Science and spirit
Trileigh TuckerAlthough her home landscape is the Appalachians, Trileigh is currently the Associate Professor of Environmental Studies at Seattle University, where she teaches both natural-science courses (Geology; Geosystems) and interdisciplinary courses (Natural History; Ecopsychology; Environmental Justice; Children and Nature). She is a geologist by training (PhD from Chapel Hill), but rediscovered her true vocation as a naturalist in 1994. Since then, she has focused her teaching and writing on the psychological, philosophical, and contemplative dimensions of the human experience of nature. Trileigh is currently working on a project called Natural Presence, formulating alternative forms of college science education whose aim is to deepen our lifelong love of nature through integrating natural history, art, writing, and contemplation.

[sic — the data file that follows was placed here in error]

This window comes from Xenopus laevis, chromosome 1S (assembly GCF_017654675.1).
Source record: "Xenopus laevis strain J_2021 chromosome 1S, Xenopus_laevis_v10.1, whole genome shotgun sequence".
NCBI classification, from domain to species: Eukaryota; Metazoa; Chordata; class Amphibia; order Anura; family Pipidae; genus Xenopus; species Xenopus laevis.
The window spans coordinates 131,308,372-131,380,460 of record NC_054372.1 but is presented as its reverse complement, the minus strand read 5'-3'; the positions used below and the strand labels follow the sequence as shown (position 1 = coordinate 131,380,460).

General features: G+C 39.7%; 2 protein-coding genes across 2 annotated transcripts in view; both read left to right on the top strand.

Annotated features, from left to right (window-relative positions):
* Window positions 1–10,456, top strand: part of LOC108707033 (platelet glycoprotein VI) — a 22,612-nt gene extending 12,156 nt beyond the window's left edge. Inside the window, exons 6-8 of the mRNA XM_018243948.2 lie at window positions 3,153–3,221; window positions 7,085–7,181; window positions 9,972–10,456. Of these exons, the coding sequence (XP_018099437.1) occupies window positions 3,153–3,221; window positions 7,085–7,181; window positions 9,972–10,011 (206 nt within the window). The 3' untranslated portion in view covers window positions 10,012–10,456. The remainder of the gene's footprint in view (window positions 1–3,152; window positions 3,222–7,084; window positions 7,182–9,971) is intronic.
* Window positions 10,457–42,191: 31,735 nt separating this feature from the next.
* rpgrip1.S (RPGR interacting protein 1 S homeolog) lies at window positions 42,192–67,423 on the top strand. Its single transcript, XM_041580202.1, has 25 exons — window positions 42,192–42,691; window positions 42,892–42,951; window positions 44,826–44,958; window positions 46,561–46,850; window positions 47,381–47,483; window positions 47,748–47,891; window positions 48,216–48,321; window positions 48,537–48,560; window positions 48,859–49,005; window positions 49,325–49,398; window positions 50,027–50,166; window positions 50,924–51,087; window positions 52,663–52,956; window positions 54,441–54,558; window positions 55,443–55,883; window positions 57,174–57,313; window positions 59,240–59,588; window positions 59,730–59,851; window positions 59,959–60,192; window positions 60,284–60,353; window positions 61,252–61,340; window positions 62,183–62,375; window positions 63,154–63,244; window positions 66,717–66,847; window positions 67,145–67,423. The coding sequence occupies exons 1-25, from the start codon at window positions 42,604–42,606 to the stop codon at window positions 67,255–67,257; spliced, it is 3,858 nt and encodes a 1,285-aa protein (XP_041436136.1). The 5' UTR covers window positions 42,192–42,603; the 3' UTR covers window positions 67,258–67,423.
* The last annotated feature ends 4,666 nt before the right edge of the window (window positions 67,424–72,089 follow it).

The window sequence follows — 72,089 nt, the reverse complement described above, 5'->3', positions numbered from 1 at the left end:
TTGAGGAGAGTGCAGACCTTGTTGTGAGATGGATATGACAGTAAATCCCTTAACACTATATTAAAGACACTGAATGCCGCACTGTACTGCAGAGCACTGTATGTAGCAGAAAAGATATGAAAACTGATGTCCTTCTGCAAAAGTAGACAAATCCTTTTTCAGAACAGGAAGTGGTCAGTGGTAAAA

What's been difficult, if anything, is feeling like I wasn't supposed to talk about spirituality or creativity or my love of baby-whatevers out with the big guys in the field. You're supposed to seem a certain way.
I founded a group called Science and Spirit for scientists interested in spirituality. People said they felt like they were coming out of the closet. They weren't supposed to talk about any of this. It's such a sad thing that I spent so many years feeling like you're supposed to squash that whole side of yourself. That's not what you're supposed to be like. So now I don't care what they think. There's a real freedom in growing older, but I've always experienced things that way; it's just a matter of did I feel I was allowed to say it.